Posted on | June 7, 2013 | 1 Comment
For once, I’m referring not to the f*** word, but to ‘fat’. For today, home is a three-letter word.
This is kind of difficult to write, which is why I have delayed almost two weeks in posting it. I met a woman, a blogger and ‘body positive’ activist. Her name is Jes.
She’s fat, and doesn’t mind describing herself as such. Size 22, to be precise. We spent almost two hours discussing body image, size, fatness, weight. (I was interviewing her for 3 Story Magazine.) And then, the next day, with her most celebrated blog post yet, she gained worldwide media attention for her clever poke at Abercrombie & Fitch and its apparently size-ist CEO, Mike Jeffries.
But that’s another story, and one you can read about here.
My story is this: I over-ate for about a week afterwards. I’ve had a weight problem almost since I can remember. Sadly, I was not blessed with the skinny genes of my parents and brother. And because I was slightly plump, I gave up with trying to be average-sized (skinny was never on the menu for me) and did a lot of emotional overeating and academic over-achieving instead. Hence weight gains, and from there, diets. Ridiculous ones. Liquid diets, no fat diets. Decades of them. And you already know the result: weight losses and gains in equal measure.
Weight Watchers has been a savior to me. With the exception of these last couple of years, and a depression problem, WW has kept my weight pretty average and on track for about the last decade.
Still, the emotional overeating is there, and it doesn’t take much (a stressful day, not enough loving from Hubby) to trigger it again. That chat with Jes took the biscuit, though. I think I was using it as an excuse to stuff my face. Feminist thoughts and a f***-it-all attitude, similar to what she has, took over… but only for a little while. Much as part of me would love to stick a finger up to the western world’s obsession with female size and diets, I prefer myself when I’m not fat.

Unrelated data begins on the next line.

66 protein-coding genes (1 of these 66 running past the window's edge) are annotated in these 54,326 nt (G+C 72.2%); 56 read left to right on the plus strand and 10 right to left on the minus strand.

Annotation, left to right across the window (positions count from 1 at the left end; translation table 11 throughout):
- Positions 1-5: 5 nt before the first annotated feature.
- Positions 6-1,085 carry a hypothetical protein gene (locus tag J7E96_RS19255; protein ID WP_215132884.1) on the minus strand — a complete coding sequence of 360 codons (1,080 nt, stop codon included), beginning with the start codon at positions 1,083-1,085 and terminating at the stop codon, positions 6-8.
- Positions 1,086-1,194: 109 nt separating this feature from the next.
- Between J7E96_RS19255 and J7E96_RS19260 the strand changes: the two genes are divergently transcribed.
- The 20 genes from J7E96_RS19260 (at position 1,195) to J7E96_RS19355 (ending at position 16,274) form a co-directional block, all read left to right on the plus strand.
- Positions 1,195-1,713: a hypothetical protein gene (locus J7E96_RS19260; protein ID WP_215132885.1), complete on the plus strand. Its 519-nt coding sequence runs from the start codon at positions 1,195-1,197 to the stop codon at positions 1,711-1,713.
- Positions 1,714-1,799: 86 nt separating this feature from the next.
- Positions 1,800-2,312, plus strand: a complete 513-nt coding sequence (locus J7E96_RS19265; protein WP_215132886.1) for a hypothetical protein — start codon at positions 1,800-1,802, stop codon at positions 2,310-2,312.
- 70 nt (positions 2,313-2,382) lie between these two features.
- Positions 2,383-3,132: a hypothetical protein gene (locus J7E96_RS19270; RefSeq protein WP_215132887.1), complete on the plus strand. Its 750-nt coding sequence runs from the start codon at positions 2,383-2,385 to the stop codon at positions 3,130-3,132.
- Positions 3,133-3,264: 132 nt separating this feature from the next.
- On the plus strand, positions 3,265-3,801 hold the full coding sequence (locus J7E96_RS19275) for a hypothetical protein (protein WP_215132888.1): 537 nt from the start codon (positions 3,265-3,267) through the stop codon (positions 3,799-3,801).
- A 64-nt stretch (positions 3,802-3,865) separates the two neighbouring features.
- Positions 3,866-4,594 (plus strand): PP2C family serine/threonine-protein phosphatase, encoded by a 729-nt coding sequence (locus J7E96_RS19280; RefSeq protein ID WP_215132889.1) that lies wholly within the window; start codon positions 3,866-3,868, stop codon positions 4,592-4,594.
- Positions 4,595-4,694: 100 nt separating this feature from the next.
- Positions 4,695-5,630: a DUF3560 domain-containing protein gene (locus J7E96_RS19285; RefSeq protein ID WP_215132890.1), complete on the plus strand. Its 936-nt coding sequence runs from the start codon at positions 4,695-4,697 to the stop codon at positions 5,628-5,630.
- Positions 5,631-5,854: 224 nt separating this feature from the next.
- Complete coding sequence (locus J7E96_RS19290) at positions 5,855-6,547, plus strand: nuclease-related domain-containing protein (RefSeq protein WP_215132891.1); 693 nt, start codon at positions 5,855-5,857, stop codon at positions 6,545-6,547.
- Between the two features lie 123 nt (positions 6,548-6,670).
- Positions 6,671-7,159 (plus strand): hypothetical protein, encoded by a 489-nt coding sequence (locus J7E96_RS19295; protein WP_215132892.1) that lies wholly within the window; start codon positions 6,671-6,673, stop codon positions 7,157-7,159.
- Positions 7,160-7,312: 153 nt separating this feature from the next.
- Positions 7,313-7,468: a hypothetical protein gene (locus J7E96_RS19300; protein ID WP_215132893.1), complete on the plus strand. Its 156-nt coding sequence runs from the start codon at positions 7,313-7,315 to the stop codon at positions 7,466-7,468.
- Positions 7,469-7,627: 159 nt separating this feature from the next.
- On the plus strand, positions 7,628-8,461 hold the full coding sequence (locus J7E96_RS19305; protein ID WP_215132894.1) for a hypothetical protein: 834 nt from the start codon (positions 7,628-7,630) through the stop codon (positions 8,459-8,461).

And there is another, more pressing, factor here: my daughter, Sweetpea. She is twelve and almost the same weight as me. She has an eating disorder, has done since she started eating solid food. She is clinically obese. She seeks comfort from food. She adores eating, is happy both thinking about and consuming food, and is unhappy and stressed if she thinks it’s being held back from her.
Half of me wants to ‘fix’ it, and I have tried. There have been professionals – a nutritionist, an endocrinologist, a therapist. There is a small library of books. There have been eating programs ranging in theme, from eat-all-you-want-and-let’s-try-to-curb-this-obsession to count-calories-and-get-your-weight-down-cos-this-is-dangerous.
I am in the land of therapy, medical help and self-help. I have investigated and practiced many, many things. And yet her obsession for food and eating continues, albeit to a lesser, more manageable, extent (although that’s maybe just me being in a bit of denial). And I, more and more, say to hell with it. I celebrate the fact that she is beautiful and confident and, most importantly, healthy. And I celebrate the fact that there are now people like Jes as role models.
But still. Still…
Would I prefer that Sweetpea was skinny or average or just a little plump? Yes. Just as I would prefer that I didn’t have to count Points and choose chips and wine over a full meal, because Weight Watchers doesn’t ‘allow’ you to have it all. Just as I would prefer to not have to weigh in somewhere and pay strangers money to see a scale fall so sloooowly each week that it hardly seems worth doing.
There is not an end, a conclusion, to this blog entry. And that’s because there is not an obvious solution to my, and Sweetpea’s, problems. The pendulum swings for me, from a “f***-it-all” attitude a la Jes, to the other extreme, where I am blissful in my Size 8 jeans and soaking up the “You look great!” comments from other women (because, let’s face it, men barely notice). And it settles, for the most part, somewhere in the middle, a place that says (and I repeat this to Sweetpea so many times): We come in all shapes and sizes. Let’s just try and be healthy and happy.